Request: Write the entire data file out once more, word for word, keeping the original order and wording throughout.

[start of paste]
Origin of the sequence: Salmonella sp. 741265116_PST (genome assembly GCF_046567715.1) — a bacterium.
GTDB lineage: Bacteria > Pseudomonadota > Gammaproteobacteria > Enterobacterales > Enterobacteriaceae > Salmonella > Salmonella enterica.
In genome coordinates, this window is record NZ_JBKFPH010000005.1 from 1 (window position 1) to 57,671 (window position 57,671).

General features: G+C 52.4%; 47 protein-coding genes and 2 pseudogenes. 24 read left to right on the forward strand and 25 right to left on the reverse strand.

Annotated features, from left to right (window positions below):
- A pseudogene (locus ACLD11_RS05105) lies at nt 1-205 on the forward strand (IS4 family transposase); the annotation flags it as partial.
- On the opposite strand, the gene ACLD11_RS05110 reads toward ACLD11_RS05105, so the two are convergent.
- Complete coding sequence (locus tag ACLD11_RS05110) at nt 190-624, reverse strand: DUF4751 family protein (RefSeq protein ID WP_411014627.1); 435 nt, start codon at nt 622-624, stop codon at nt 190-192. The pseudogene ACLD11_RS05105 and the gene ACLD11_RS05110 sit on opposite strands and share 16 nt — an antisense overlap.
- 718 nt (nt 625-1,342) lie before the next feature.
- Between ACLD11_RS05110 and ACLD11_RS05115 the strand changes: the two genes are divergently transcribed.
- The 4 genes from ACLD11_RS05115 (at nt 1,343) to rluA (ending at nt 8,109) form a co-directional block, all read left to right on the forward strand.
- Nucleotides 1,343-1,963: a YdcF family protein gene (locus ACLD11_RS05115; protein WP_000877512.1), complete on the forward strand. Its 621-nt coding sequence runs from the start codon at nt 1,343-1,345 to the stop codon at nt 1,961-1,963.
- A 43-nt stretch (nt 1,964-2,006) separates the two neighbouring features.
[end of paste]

Origin of the sequence: Salmonella sp. 741265116_PST (genome assembly GCF_046567715.1) — a bacterium.
GTDB lineage: Bacteria > Pseudomonadota > Gammaproteobacteria > Enterobacterales > Enterobacteriaceae > Salmonella > Salmonella enterica.
In genome coordinates, this window is record NZ_JBKFPH010000005.1 from 1 (window position 1) to 57,671 (window position 57,671).

General features: G+C 52.4%; 47 protein-coding genes and 2 pseudogenes. 24 read left to right on the forward strand and 25 right to left on the reverse strand.

Annotated features, from left to right (window positions below):
- A pseudogene (locus ACLD11_RS05105) lies at nt 1-205 on the forward strand (IS4 family transposase); the annotation flags it as partial.
- On the opposite strand, the gene ACLD11_RS05110 reads toward ACLD11_RS05105, so the two are convergent.
- Complete coding sequence (locus tag ACLD11_RS05110) at nt 190-624, reverse strand: DUF4751 family protein (RefSeq protein ID WP_411014627.1); 435 nt, start codon at nt 622-624, stop codon at nt 190-192. The pseudogene ACLD11_RS05105 and the gene ACLD11_RS05110 sit on opposite strands and share 16 nt — an antisense overlap.
- 718 nt (nt 625-1,342) lie before the next feature.
- Between ACLD11_RS05110 and ACLD11_RS05115 the strand changes: the two genes are divergently transcribed.
- The 4 genes from ACLD11_RS05115 (at nt 1,343) to rluA (ending at nt 8,109) form a co-directional block, all read left to right on the forward strand.
- Nucleotides 1,343-1,963: a YdcF family protein gene (locus ACLD11_RS05115; protein WP_000877512.1), complete on the forward strand. Its 621-nt coding sequence runs from the start codon at nt 1,343-1,345 to the stop codon at nt 1,961-1,963.
- A 43-nt stretch (nt 1,964-2,006) separates the two neighbouring features.